Noise of Thunder Radio Show –
Chris discusses the topic of the Jesuits and their history of casuistry, by examining the writings of 17th century philosopher, Blaise Pascal. Incredibly, Pascal wrote about the Jesuits’ methods of justifying evil acts — including abortion. The phrase “the end justifies the means” is called the battle axe of their philosophy, and is said to govern the Catholic Church even now. Could this be true? Is there evidence of “casuistry” in American culture and politics today?
To listen to the radio program, click on the link entitled “CASUISTRY IN AMERICA“.
Two examples of the Jesuit’s promotion of casuistry in America are listed below.
NEW YORK —
His death, at a Jesuit health care facility, was confirmed by the Rev. Thomas R. Slon, executive assistant to the provincial of the New York Province of the Society of Jesus.
Father Carter’s coming out was a very public one. In October 1973, Dr. Howard J. Brown, a former New York City health services administrator, announced that he was gay and that he was forming a civil rights organization for homosexual men and women. Then called the National Gay Task Force, it later became the National Gay and Lesbian Task Force.
The Observer –
A celebration honoring the life and work of Robert Drinan, a Jesuit and former Massachusetts congressman, will take place at the Boston College Law School. The panel, which will take place on March 7, was announced on Friday, February 18, and will feature other pro-abortion speakers.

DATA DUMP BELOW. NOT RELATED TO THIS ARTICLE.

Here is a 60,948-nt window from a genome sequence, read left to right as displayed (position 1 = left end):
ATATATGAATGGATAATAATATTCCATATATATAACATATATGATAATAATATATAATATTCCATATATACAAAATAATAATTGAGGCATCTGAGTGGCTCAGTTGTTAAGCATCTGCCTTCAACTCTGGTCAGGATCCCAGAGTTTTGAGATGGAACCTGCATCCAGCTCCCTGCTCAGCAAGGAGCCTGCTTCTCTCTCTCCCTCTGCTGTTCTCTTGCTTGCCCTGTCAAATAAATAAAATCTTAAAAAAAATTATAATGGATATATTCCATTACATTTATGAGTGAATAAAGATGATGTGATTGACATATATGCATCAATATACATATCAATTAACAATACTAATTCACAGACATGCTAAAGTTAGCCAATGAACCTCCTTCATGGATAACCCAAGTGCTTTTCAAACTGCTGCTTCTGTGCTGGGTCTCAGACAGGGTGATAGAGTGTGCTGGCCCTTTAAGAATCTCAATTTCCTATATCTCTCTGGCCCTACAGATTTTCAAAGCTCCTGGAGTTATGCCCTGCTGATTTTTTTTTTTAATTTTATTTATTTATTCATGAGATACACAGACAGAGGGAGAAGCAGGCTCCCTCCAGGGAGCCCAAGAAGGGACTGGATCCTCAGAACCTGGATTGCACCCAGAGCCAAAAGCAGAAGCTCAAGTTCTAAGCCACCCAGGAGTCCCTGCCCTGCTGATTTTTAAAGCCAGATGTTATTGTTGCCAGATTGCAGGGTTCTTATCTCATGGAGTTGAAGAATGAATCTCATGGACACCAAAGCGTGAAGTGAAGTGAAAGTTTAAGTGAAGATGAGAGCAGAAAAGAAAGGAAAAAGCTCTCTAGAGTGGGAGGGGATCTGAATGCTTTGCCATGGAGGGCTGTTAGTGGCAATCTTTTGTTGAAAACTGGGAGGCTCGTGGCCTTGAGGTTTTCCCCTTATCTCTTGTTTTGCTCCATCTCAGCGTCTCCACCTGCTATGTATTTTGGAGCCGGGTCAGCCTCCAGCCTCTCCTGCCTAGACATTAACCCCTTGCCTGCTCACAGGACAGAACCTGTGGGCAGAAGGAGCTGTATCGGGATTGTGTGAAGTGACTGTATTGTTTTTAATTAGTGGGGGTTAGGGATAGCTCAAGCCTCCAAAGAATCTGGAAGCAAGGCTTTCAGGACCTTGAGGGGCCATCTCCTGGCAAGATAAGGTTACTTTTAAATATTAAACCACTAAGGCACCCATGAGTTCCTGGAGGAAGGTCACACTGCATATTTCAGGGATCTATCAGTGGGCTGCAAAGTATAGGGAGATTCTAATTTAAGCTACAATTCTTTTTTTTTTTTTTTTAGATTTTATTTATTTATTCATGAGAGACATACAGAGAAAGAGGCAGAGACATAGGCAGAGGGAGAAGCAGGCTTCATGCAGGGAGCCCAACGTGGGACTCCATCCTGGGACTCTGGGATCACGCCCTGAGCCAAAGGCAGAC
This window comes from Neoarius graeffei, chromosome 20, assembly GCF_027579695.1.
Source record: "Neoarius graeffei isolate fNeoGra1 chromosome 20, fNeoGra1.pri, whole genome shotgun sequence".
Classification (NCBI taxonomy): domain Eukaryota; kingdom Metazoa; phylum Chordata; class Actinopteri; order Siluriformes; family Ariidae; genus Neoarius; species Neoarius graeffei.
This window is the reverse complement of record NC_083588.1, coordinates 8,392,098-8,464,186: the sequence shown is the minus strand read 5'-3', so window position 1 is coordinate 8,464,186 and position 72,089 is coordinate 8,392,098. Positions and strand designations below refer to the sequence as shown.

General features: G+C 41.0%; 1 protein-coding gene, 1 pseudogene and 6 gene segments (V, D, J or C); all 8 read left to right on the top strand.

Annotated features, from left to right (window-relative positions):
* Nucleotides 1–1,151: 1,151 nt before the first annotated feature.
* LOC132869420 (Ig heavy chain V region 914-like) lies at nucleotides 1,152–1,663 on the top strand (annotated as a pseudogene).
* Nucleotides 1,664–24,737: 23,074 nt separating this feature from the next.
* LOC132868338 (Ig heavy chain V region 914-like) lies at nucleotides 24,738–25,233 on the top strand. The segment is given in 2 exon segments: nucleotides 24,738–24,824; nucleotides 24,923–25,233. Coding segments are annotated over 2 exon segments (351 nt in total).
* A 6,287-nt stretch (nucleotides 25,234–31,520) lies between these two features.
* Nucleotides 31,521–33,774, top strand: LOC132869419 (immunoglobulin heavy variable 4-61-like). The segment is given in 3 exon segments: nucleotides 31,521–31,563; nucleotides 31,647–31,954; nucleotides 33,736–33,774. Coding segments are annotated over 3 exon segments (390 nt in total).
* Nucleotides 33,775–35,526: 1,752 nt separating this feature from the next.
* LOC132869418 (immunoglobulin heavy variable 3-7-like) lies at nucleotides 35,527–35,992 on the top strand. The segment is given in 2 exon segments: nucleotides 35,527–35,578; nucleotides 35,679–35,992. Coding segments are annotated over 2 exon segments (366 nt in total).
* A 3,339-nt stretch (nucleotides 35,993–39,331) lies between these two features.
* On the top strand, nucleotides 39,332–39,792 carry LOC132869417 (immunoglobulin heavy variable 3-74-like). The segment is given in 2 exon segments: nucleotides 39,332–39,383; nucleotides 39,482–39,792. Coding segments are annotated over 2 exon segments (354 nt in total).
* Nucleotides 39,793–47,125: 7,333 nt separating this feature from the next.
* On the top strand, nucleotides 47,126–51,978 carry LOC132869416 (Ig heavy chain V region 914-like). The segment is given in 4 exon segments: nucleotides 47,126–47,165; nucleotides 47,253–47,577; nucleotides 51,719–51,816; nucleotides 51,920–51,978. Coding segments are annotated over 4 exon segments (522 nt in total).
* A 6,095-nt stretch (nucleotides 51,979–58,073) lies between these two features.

Among the members of the panel is Fr. Raymond Scroth, S.J., who has publicly supported pro-abortion political policy. He has recently published a book entitled, Bob Drinan: The Controversial Life of the First Catholic Priest Elected to Congress. Also scheduled for the panel is Congressman Barney Frank, whom the Cardinal Newman Society calls “a strident defender of legal abortion.” An article on Lifesitenews.com remarks that Frank’s “opposition to Church teachings is well-known in both personal and political life.”
Robert Drinan, a native of Massachusetts, graduated from Boston College in 1942. That same year, he joined the Society of Jesus. From 1956 to 1970, Drinan served as the Dean of the Boston College Law School. In 1970, the Jesuit was elected to the House of Representatives, where he served for twenty years.